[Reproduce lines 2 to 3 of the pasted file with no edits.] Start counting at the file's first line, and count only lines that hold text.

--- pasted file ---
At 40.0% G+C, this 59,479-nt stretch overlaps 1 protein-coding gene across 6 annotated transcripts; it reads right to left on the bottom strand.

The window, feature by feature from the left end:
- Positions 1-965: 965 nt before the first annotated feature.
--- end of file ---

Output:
The window, feature by feature from the left end:
- Positions 1-965: 965 nt before the first annotated feature.